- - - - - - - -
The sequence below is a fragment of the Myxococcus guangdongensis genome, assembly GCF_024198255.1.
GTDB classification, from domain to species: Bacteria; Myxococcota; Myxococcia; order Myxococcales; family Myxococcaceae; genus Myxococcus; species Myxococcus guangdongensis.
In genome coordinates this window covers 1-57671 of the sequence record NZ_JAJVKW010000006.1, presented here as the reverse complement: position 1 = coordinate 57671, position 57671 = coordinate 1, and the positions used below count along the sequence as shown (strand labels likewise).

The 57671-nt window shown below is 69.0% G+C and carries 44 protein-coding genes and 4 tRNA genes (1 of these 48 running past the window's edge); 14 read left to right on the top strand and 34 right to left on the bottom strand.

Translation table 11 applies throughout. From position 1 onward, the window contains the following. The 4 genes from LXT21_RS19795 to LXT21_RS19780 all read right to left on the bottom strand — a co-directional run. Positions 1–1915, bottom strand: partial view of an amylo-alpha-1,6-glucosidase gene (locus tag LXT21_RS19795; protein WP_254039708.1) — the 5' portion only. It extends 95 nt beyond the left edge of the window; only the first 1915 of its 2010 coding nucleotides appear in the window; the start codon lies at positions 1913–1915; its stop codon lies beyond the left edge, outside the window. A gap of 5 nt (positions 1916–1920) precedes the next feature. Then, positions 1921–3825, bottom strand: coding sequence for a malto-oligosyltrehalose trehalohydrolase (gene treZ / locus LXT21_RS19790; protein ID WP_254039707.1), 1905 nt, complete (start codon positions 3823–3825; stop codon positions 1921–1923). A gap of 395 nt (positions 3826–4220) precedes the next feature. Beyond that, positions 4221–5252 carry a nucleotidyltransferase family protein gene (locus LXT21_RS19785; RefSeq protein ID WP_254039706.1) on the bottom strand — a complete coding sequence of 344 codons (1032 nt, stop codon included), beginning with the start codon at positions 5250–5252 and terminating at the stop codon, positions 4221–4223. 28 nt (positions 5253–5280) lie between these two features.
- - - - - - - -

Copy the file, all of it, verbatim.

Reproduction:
The sequence below is a fragment of the Myxococcus guangdongensis genome, assembly GCF_024198255.1.
GTDB classification, from domain to species: Bacteria; Myxococcota; Myxococcia; order Myxococcales; family Myxococcaceae; genus Myxococcus; species Myxococcus guangdongensis.
In genome coordinates this window covers 1-57671 of the sequence record NZ_JAJVKW010000006.1, presented here as the reverse complement: position 1 = coordinate 57671, position 57671 = coordinate 1, and the positions used below count along the sequence as shown (strand labels likewise).

The 57671-nt window shown below is 69.0% G+C and carries 44 protein-coding genes and 4 tRNA genes (1 of these 48 running past the window's edge); 14 read left to right on the top strand and 34 right to left on the bottom strand.

Translation table 11 applies throughout. From position 1 onward, the window contains the following. The 4 genes from LXT21_RS19795 to LXT21_RS19780 all read right to left on the bottom strand — a co-directional run. Positions 1–1915, bottom strand: partial view of an amylo-alpha-1,6-glucosidase gene (locus tag LXT21_RS19795; protein WP_254039708.1) — the 5' portion only. It extends 95 nt beyond the left edge of the window; only the first 1915 of its 2010 coding nucleotides appear in the window; the start codon lies at positions 1913–1915; its stop codon lies beyond the left edge, outside the window. A gap of 5 nt (positions 1916–1920) precedes the next feature. Then, positions 1921–3825, bottom strand: coding sequence for a malto-oligosyltrehalose trehalohydrolase (gene treZ / locus LXT21_RS19790; protein ID WP_254039707.1), 1905 nt, complete (start codon positions 3823–3825; stop codon positions 1921–1923). A gap of 395 nt (positions 3826–4220) precedes the next feature. Beyond that, positions 4221–5252 carry a nucleotidyltransferase family protein gene (locus LXT21_RS19785; RefSeq protein ID WP_254039706.1) on the bottom strand — a complete coding sequence of 344 codons (1032 nt, stop codon included), beginning with the start codon at positions 5250–5252 and terminating at the stop codon, positions 4221–4223. 28 nt (positions 5253–5280) lie between these two features.